Islamic banking


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Islamic banking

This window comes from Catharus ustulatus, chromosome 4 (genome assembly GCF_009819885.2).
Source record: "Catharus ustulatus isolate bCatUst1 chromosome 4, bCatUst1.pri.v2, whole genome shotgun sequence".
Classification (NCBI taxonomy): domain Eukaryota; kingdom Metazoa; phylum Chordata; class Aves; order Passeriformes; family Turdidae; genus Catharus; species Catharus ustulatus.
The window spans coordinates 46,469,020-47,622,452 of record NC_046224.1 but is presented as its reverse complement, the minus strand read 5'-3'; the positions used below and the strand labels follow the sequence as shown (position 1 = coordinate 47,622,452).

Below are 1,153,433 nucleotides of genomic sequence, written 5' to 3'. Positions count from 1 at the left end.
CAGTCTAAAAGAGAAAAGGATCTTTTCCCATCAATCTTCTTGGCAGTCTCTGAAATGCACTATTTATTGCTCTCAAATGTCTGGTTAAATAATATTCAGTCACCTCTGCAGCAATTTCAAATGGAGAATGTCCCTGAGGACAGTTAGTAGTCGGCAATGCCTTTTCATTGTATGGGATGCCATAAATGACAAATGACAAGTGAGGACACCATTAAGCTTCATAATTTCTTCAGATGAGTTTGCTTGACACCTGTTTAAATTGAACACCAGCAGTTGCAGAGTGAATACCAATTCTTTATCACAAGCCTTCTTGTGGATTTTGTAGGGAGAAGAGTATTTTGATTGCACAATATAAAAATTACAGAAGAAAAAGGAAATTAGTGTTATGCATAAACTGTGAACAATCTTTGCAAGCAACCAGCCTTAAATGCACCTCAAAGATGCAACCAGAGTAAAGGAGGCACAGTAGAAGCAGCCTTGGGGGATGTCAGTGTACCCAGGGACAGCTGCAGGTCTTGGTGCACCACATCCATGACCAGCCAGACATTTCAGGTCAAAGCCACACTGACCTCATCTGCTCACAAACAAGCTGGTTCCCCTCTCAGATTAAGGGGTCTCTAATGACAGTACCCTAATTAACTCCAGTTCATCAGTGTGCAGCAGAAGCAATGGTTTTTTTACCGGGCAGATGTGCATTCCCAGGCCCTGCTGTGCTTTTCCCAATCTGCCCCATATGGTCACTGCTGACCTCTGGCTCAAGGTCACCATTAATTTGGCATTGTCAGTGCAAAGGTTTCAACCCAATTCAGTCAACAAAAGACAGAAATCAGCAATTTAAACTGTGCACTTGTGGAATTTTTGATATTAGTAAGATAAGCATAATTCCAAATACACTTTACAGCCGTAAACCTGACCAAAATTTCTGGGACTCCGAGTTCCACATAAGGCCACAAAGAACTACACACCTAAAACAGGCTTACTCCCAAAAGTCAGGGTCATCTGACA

1. 1. ISLAMIC BANKING AND MODE OF FINANCING 2.1 Islamic Banking Islamic banking has been defined as banking in consonance with the ethos and value system of Islam and governed, in addition to the conventional good governance and risk management rules, by the principles laid down by Islamic Shariah.[1] The objective of Islamic banking system is to make a positive contribution to the fulfillment of socioeconomic objectives of the society in all spheres, including trade, industry & agriculture etc.[2] in general, is to promote, foster and develop the application of Islamic principles, law and tradition to the transaction of financial, banking and related business affairs and to promote investment companies. Islamic banks accept deposits which they can either commit to investment or general deposits. They also have investment accounts with or without authorization. Banks engage in investment activities based onMusharakah (equity participation) Mudarabah or Qirad (agencies), Murabaha, Bai' Salam (post delivery sale) and/or leasing arrangements especially for equipment. On the lending side, Islamic banks issued a number of new lending instruments such as Al Muqarada profit bonds to finance large projects and Al-Mudarabah certificates which were not issued for specified projects. Islamic banks practice conventional short term financing on a profit/loss basis.[3] 2.2 PHILOSOPHY OF ISLAMIC BANKING AND FINANCE The prohibition of interest by Islam is the base of the development of Islamic Banking Phelosopghy. The Islamic system order based on a set of principles constituting the concept and philosophy as enunciated explicitly in the Quran.This philosophy provides what can be understood as the Islamic system of social justice. [4]In Islamic law some gain has been prohibited which are generally fixed or if there is no concept of risk shearing. Conventional Finance believes in return without risk, whilst Islamic Finance prohibits the latter and enforces the opposite.[5] Islam prohibits interest but it does not means, that it prohibits all gains on capital. The only increase stipulated or sought over the principle loan or debt is prohibited in Islamic sharia law. Islamic principles simply require that performance of capital should also be considered while rewarding the capital. The prohibition of a risk free return and permission of trading, as enshrined in the Holy Quran[1], makes the financial activities in an Islamic set-up real asset-backed with ability to cause ‘value addition’.[6] Islam deems profit, rather than interest, to be closer to its sense of morality and equity because earning profits inherently involves sharing risks and rewards.[7] Islam encourages